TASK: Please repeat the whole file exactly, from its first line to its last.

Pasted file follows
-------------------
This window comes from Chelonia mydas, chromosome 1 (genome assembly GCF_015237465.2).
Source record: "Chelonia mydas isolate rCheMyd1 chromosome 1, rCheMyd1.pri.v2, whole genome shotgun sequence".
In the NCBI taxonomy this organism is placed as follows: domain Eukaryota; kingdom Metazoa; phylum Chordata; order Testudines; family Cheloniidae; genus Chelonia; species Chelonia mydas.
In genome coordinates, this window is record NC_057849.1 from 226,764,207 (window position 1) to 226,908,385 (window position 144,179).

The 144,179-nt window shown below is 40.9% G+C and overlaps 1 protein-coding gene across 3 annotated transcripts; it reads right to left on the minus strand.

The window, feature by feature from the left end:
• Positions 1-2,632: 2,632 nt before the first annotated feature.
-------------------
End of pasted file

This window comes from Chelonia mydas, chromosome 1 (genome assembly GCF_015237465.2).
Source record: "Chelonia mydas isolate rCheMyd1 chromosome 1, rCheMyd1.pri.v2, whole genome shotgun sequence".
In the NCBI taxonomy this organism is placed as follows: domain Eukaryota; kingdom Metazoa; phylum Chordata; order Testudines; family Cheloniidae; genus Chelonia; species Chelonia mydas.
In genome coordinates, this window is record NC_057849.1 from 226,764,207 (window position 1) to 226,908,385 (window position 144,179).

The 144,179-nt window shown below is 40.9% G+C and overlaps 1 protein-coding gene across 3 annotated transcripts; it reads right to left on the minus strand.

The window, feature by feature from the left end:
• Positions 1-2,632: 2,632 nt before the first annotated feature.